Poetry by Sofie Hermansen Eriksdatter
The mountain village we arrive at is an extract in the midday heat. The neighbour is watering his plants, the rooster crows and you awake with a hazy mind. The weather is comprehendible at Sicily. I know that many mummified bodies are lying in the ground close to Palermo with clothes on and hat and hair. We live in an idyllic place, so why not stay here. You have rings of inch on your forefinger.
The fog is drunk late in the afternoon. Howling between the mountains. Impoverished slopes. They lie along the roads as frowning brows. And at the wall a fat cat lies licking the fading sun. They are burning fields, the earth is diseased, he says.
We walk into the afternoon heat, we pass almond trees, olive trees, red berries are popping out, small black berries are hiding between the leaves, agave cactus swell onto the crash barriers along the roads. We are on our way to the village museum. A dog is accusing us for entering its territory. From windows and door ways people are looking at us with scanning eyes. My skin burns, I want myself into the shady shrub of the bushes.
Tell me how the hot
and cool streams meet
in the submerged roots
tell me about the white smoke that rises
as mythological creatures
the crater edge
in the thin sharp air
Our guide repeats;
the lava was born this way,
I wonder how it sounds
when lava is born
With orange helmets
on our heads
into a lava lunge,
a harden cave,
here plants are growing
In hairpin turns, the car twists down the volcano's slopes. Small prolific fields have settled in the furrows where citrus fruit grows, grapevine, chestnut trees, pine trees, they bloom, shoot large knuckles and during the next eruption everything will melt, the buds curl up, the trees are laid down stabbingly, it crunches and clashes and poaches, it sprouts again
Islands can be associated with both the limited and the unlimited. Surrounded by the sea, with their shores that extend down under the water and further out, islands are also associated with mysticism and questions; How has this particular piece of land risen from the sea, when and how has it become inhabitable? If we hadn’t had ships or later airplanes and bridges, we would never have been able to get away from there (or to get there). These conditions might make an island just the right platform for searching inwards and outwards. We believe the island to be a very potent base for creative exploration.
We do not lack islands in Denmark, with its almost 80 inhabited islands, and so we have grown up in the vicinity of islands, and for some, with longing out there. We chose Sicily because this island has a rich geological and socio-cultural history, but also because it appears exotic to us Danes, as it lies in the south of Europe on the border to Africa.
The outcome of our project, the book “Under gulvet gror der planter” – in English “Under the floor plants are growing” explores the site-specific themes which we encountered on our journey. Specifically we dug into the themes fertile richness and omnipresent decay, which are reflected visually and textually in the book.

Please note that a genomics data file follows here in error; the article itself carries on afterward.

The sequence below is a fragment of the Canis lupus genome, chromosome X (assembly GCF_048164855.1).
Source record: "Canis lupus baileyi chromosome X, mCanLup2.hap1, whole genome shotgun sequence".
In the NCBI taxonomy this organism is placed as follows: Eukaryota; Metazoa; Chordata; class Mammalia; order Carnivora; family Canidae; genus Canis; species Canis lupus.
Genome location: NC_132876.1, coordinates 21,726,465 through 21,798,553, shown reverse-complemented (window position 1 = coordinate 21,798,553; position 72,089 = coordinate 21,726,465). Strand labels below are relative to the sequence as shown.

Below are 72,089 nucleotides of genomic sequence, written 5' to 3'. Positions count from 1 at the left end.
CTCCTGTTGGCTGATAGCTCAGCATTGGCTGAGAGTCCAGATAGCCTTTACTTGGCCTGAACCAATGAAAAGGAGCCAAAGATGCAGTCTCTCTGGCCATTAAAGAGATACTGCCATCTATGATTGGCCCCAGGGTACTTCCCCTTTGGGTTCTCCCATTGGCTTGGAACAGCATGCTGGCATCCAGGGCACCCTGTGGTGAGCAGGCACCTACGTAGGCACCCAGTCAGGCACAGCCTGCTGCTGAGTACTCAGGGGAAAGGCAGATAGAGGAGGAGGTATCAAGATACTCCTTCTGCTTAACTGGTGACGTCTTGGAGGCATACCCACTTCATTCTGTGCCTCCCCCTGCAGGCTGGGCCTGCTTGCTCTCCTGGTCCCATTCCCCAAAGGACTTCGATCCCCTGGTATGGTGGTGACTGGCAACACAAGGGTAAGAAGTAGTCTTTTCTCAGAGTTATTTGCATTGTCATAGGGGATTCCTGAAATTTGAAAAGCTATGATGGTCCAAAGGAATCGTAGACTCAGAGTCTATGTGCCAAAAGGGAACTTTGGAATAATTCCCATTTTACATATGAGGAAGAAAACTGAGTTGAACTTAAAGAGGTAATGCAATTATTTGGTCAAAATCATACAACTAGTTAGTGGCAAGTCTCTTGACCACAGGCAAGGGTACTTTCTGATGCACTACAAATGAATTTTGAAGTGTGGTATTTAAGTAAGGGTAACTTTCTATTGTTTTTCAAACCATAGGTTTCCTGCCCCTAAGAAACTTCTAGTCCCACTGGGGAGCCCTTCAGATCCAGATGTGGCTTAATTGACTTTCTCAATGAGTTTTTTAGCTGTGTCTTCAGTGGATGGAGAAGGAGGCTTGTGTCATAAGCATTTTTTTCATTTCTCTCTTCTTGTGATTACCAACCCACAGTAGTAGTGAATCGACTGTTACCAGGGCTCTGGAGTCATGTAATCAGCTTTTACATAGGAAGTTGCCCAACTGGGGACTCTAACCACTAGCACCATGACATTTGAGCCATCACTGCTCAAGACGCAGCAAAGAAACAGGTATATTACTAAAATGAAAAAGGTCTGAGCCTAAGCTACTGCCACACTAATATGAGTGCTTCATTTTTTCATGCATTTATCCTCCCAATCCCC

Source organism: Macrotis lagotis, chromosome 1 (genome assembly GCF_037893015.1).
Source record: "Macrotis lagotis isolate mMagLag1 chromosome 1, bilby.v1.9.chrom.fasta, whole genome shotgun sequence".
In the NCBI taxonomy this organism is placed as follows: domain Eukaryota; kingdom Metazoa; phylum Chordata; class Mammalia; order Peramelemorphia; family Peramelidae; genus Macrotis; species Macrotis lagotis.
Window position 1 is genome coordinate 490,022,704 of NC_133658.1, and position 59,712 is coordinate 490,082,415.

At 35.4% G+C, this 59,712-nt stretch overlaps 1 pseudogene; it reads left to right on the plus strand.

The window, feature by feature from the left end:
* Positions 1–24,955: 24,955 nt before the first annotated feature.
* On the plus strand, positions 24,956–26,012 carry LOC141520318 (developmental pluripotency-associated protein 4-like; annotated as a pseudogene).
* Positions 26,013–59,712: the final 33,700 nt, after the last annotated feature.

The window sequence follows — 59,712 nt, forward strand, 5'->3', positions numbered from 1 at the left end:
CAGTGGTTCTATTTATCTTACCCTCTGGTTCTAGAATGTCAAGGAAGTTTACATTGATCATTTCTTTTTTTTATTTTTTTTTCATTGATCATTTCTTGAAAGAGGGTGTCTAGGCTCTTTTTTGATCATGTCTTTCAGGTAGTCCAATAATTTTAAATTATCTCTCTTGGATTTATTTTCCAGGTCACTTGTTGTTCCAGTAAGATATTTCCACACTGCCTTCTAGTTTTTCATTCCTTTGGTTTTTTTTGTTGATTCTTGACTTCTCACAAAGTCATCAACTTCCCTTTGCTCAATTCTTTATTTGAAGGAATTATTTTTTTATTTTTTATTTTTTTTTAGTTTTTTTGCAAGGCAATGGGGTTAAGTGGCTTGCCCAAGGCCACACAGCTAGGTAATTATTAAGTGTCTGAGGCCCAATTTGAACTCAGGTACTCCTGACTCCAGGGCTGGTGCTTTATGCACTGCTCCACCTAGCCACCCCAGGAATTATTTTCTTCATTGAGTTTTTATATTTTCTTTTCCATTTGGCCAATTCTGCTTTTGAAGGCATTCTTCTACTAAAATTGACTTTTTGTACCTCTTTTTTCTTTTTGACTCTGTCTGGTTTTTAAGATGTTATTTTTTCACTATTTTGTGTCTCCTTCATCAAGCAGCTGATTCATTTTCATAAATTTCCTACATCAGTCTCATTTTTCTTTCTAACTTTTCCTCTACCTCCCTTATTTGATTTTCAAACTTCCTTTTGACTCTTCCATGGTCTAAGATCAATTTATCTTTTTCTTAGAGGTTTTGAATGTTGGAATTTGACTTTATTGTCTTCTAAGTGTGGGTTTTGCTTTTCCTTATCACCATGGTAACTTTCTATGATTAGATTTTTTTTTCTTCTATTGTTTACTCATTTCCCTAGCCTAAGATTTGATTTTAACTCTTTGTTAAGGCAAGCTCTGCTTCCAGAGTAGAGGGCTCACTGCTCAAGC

Villa-R in northern Sicily, where our residency took place, provided the physical frame for our collaboration. Here, as well as in the months after our residency, we worked closely together interweaving into each other’s professions.
Apart from collecting impressions through site-specific sketching, writing and photography, we also started collecting objects like trash and plant parts along our path. We made prints of the objects on large rolls of paper, and these now appear directly in the illustrations in the book.
“Under the floor plants are growing” was released in mid-June 2018, during the international literature festival, by the publisher Forlaget Silkefyret where the book can be bought.
The book has received support from Statens Kunstfond, the Danish Arts Foundation.
The writer – Sofie Hermansen Eriksdatter
Sofie Hermansen Eriksdatter holds an MA-degree in Aesthetics and Culture from Aarhus University and University of Iceland. Furthermore, she is educated from the inter-Nordic Writing Academy in Bergen, Norway. Eriksdatter works mainly within the form of poetry, and she is inspired by landscapes, by relation between things and people, the structures of rocks etc. She enters the language alteringbetween the dwelling and the dynamic. She is occupied by relationships between (wo)man and nature, the micro- and macro world examining the dynamics of decay. She is published in various established Nordic anthologies and magazines. Lately she has been experimenting with transcending her words into spatial representations, more specifically into embroidery on old kitchen towels, exhibited at Gallery Non-space in Aarhus.
The illustrator – Maria Molbech
Maria Molbech has studied Illustration Fiction at Hochscule Luzern in Switzerland, and holds a master’s degree in Communication Design from Kolding Design School (DK). She has illustrated both classic and contemporary literature, and also works with poster design for decorative and artistic purposes as well as graphic design, screen printing, animation and printmaking. The starting inspiration for Molbech’s work is almost always words. She is interested in tensions of ambience, in revealing the stories that lie between words we tell, and giving life visually to subjects and emotions that cannot be expressed in words. She interprets the spaces surrounding her, inspired by contrasting forces, by emotions, historical traces, the clash of nature and civilization, the sea, light and shadows and odd characters.